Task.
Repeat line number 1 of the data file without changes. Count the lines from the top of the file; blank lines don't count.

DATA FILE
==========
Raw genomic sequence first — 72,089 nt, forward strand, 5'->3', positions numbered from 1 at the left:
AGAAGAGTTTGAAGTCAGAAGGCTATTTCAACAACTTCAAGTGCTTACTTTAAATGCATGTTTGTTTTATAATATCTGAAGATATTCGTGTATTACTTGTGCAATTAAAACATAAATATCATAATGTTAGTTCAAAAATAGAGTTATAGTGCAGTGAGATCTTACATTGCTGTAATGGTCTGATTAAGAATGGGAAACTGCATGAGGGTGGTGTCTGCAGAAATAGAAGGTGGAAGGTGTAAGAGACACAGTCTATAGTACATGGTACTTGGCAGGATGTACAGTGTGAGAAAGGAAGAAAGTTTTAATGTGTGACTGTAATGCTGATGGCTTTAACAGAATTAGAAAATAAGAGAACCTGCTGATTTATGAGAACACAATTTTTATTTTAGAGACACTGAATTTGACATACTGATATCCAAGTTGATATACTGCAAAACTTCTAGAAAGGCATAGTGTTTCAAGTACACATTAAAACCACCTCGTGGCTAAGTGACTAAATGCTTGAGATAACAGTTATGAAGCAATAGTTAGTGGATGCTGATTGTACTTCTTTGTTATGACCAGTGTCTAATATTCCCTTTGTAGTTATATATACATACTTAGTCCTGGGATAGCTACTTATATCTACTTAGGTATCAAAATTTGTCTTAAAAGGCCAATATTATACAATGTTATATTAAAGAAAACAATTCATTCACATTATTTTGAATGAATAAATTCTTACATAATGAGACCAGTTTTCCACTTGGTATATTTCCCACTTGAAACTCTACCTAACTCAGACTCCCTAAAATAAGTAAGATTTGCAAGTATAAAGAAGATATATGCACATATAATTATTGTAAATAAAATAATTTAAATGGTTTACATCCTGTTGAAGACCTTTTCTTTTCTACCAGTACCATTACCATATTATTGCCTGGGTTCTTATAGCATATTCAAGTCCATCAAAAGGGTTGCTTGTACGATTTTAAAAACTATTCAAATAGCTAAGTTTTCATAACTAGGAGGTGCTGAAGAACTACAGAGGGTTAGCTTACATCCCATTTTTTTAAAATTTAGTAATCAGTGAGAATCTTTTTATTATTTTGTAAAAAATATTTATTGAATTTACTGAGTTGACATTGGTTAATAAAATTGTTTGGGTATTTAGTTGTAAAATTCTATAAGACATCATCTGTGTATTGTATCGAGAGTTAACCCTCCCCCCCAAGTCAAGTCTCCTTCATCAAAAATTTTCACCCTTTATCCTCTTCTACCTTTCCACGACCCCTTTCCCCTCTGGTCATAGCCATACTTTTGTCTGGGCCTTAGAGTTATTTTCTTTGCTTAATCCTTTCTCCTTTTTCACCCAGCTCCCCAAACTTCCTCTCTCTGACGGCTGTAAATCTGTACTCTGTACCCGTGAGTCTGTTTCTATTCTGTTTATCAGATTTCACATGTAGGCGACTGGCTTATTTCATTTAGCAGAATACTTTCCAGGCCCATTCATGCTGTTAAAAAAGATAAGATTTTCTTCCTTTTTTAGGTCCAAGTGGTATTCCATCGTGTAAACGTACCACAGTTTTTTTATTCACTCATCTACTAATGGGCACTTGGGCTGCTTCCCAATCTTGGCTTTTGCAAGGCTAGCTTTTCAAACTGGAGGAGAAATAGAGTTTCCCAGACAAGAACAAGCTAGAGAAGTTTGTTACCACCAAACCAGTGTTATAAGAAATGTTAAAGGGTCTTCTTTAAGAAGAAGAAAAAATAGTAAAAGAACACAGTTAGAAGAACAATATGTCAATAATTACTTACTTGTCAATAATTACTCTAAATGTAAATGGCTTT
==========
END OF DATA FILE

Raw genomic sequence first — 72,089 nt, forward strand, 5'->3', positions numbered from 1 at the left: